Author: Roger O'Keefe
Publisher: Cambridge University Press
Release Date: 2006-12-14
Charting in detail the evolution of the international rules on the protection of historic and artistic sites and objects from destruction and plunder in war, this 2006 book analyses in depth their many often-overlapping provisions. It serves as a comprehensive and balanced guide to a subject of increasing public profile, which will be of interest to academics, students and practitioners of international law and to all those concerned with preserving the cultural heritage.
Conflicts, Religion and Culture in Tourism highlights the role of religious tourism and pilgrimage as a tool for improving cultural relations. Helping to form culture and society worldwide, faith plays a vital part in cross-cultural conflict resolution and opening dialogue across peoples. This book shows how faith and activism can respond to the common challenges of peace making and coexistence both within and among the world's many traditions. Conflicts, Religion and Culture in Tourism provides a timely assessment of the increasing linkages and interconnections between religious tourism and secular spaces on a global stage. Written from a multidisciplinary perspective, it provides an invaluable resource for those studying and researching religion, tourism and cultural management.
This book focuses on the balance between protecting human rights and protecting world heritage sites. It concerns itself with the idea that the management of heritage properties worldwide may fail to adequately respect traditional entitlements and rights of individuals and communities living within or being affected by changes in the use of these spaces. It also explores the concept that the international heritage field has limited knowledge and awareness of this challenge. The volume argues that the dilemmas in question result from different conceptualisations of the key terms of 'rights', 'heritage' and 'community' among different groups and across political and cultural boundaries. In so far as 'culture' is what enables us to read the meanings involved, the ultimate questions are those that ask whose power is contested when one meaning is ‘fixed’ and the heritage of one group of humans is given the right to have its symbolic representation enjoyed and protected. The included case studies give vivid examples of this. This book was originally published as a special issue of the International Journal of Heritage Studies.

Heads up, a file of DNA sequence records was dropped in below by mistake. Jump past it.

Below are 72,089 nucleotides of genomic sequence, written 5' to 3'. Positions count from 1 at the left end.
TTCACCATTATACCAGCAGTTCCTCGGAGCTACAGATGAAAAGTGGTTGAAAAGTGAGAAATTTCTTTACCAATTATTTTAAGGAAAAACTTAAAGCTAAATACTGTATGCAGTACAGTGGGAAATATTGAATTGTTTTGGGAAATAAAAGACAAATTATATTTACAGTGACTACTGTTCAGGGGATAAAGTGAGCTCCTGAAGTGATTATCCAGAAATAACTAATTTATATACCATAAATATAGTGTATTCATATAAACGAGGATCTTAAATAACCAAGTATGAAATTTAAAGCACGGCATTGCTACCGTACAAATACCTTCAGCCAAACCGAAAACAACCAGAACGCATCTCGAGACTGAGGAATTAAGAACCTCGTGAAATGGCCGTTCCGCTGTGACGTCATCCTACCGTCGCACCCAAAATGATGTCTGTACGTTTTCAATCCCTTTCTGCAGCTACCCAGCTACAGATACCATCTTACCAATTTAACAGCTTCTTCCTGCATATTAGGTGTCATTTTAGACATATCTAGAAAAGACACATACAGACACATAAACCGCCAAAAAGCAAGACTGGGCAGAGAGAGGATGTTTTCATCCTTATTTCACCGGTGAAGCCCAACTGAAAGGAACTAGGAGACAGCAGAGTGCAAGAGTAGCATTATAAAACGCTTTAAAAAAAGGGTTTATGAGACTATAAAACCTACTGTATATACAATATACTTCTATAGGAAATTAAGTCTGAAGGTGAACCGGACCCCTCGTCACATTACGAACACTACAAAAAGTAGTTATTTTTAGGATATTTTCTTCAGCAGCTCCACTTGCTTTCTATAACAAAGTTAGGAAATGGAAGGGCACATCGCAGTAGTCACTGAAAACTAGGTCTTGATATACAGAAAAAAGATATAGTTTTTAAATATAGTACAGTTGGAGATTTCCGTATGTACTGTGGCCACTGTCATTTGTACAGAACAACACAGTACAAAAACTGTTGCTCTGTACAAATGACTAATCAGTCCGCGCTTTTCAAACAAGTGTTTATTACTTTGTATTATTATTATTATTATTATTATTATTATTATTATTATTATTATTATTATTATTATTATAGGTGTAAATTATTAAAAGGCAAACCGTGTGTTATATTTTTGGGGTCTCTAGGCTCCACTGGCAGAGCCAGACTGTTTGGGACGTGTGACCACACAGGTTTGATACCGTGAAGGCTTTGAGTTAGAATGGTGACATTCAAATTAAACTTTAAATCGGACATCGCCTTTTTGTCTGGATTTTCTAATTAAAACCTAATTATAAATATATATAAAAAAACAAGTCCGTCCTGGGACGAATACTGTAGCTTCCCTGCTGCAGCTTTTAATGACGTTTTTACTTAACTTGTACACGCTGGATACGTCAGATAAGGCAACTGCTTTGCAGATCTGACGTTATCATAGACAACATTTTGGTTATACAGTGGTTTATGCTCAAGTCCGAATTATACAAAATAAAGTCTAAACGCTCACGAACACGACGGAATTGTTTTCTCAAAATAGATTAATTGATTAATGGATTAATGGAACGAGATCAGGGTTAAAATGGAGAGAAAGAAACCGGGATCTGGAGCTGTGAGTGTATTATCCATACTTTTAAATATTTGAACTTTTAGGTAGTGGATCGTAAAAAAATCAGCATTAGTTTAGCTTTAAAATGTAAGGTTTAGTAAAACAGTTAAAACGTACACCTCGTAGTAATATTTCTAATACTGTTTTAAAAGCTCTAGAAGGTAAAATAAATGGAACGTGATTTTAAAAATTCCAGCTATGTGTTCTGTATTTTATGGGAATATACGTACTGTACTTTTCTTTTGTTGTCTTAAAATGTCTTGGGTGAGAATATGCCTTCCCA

The Yearbooks of Cultural Property Law provide the key, up-to-date information and analyses that keep heritage professionals, lawyers, and land managers abreast of current legal practice, including summaries of notable court cases, settlements and other dispositions, legislation, government regulations, policies and agency decisions. Interviews with key figures, refereed research articles, think pieces, and a substantial resources section round out each volume. Thoughtful analyses and useful information from leading practitioners in the diverse field of cultural property law will assist government land managers, state, tribal and museum officials, attorneys, anthropologists, archaeologists, public historians, and others to better preserve, protect and manage cultural property in domestic and international venues. In addition to eight practice-area sections (federal land management; state and local; tribes, tribal lands, and Indian arts; marine environment; museums; art market; international; enforcement actions), the 2009 volume features an interview with an important figure in the field and original articles on new ICOMOS rules on dispute resolution, Section 47 of the Internal Revenue Code, risk and fair market value of antiquities, the visual artists rights act, and religious free exercise and historic preservation. All royalties are donated to the Lawyer’s Committee on Cultural Heritage Preservation.
Author: Lindsay Moir
Publisher: Cambridge University Press
Release Date: 2002-01-03
Laws regulating armed conflict have existed for centuries, but the bulk of these provisions have been concerned with wars between states. Relatively little attention has been paid to the enormously important area of internal armed conflict. At a time when international armed conflicts are vastly outnumbered by domestic disputes, this book seeks to redress the balance through a comprehensive analysis of those rules which exist in international law to protect civilians during internal armed conflict. From regulations in the nineteenth and early twentieth centuries according to the doctrine of recognition of belligerency, this book traces the subsequent development of international law by the Geneva Conventions and their additional Protocols, as well as through the more recent jurisprudence of the Yugoslav and Rwandan tribunals. The book also considers the application of human rights law during internal armed conflict, before assessing how effectively the applicable law is, and can be, enforced.